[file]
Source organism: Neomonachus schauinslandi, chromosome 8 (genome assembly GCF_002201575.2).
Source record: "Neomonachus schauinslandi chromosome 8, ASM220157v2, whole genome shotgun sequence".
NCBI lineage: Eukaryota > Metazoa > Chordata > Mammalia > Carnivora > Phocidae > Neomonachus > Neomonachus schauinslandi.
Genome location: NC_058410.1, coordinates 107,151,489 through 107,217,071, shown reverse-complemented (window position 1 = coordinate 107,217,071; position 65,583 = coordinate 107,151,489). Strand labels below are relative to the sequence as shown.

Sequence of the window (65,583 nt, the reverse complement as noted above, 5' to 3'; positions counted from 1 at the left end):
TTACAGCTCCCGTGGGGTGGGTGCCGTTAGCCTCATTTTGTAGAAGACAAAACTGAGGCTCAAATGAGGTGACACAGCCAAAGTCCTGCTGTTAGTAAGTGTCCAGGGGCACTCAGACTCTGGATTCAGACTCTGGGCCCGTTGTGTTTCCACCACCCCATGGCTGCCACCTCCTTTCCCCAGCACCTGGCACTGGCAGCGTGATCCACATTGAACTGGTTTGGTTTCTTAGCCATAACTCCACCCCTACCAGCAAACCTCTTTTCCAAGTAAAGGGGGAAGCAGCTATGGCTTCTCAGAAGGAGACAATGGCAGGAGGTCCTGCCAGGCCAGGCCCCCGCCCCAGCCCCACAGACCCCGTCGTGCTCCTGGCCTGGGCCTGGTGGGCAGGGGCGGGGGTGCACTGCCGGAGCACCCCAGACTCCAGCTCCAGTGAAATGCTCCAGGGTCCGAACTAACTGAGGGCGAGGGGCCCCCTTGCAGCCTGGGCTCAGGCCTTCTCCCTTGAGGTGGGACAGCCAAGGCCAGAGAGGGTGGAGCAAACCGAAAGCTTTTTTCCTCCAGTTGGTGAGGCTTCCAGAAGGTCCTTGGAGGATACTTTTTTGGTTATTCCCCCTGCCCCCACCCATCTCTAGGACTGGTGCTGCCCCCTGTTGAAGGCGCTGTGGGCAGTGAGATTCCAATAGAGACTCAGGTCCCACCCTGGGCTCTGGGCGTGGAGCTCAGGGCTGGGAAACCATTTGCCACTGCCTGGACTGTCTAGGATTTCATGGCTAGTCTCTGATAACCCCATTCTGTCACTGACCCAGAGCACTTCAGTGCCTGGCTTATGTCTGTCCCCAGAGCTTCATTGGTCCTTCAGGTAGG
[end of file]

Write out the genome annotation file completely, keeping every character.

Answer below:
Source organism: Neomonachus schauinslandi, chromosome 8 (genome assembly GCF_002201575.2).
Source record: "Neomonachus schauinslandi chromosome 8, ASM220157v2, whole genome shotgun sequence".
NCBI lineage: Eukaryota > Metazoa > Chordata > Mammalia > Carnivora > Phocidae > Neomonachus > Neomonachus schauinslandi.
Genome location: NC_058410.1, coordinates 107,151,489 through 107,217,071, shown reverse-complemented (window position 1 = coordinate 107,217,071; position 65,583 = coordinate 107,151,489). Strand labels below are relative to the sequence as shown.

Sequence of the window (65,583 nt, the reverse complement as noted above, 5' to 3'; positions counted from 1 at the left end):
TTACAGCTCCCGTGGGGTGGGTGCCGTTAGCCTCATTTTGTAGAAGACAAAACTGAGGCTCAAATGAGGTGACACAGCCAAAGTCCTGCTGTTAGTAAGTGTCCAGGGGCACTCAGACTCTGGATTCAGACTCTGGGCCCGTTGTGTTTCCACCACCCCATGGCTGCCACCTCCTTTCCCCAGCACCTGGCACTGGCAGCGTGATCCACATTGAACTGGTTTGGTTTCTTAGCCATAACTCCACCCCTACCAGCAAACCTCTTTTCCAAGTAAAGGGGGAAGCAGCTATGGCTTCTCAGAAGGAGACAATGGCAGGAGGTCCTGCCAGGCCAGGCCCCCGCCCCAGCCCCACAGACCCCGTCGTGCTCCTGGCCTGGGCCTGGTGGGCAGGGGCGGGGGTGCACTGCCGGAGCACCCCAGACTCCAGCTCCAGTGAAATGCTCCAGGGTCCGAACTAACTGAGGGCGAGGGGCCCCCTTGCAGCCTGGGCTCAGGCCTTCTCCCTTGAGGTGGGACAGCCAAGGCCAGAGAGGGTGGAGCAAACCGAAAGCTTTTTTCCTCCAGTTGGTGAGGCTTCCAGAAGGTCCTTGGAGGATACTTTTTTGGTTATTCCCCCTGCCCCCACCCATCTCTAGGACTGGTGCTGCCCCCTGTTGAAGGCGCTGTGGGCAGTGAGATTCCAATAGAGACTCAGGTCCCACCCTGGGCTCTGGGCGTGGAGCTCAGGGCTGGGAAACCATTTGCCACTGCCTGGACTGTCTAGGATTTCATGGCTAGTCTCTGATAACCCCATTCTGTCACTGACCCAGAGCACTTCAGTGCCTGGCTTATGTCTGTCCCCAGAGCTTCATTGGTCCTTCAGGTAGG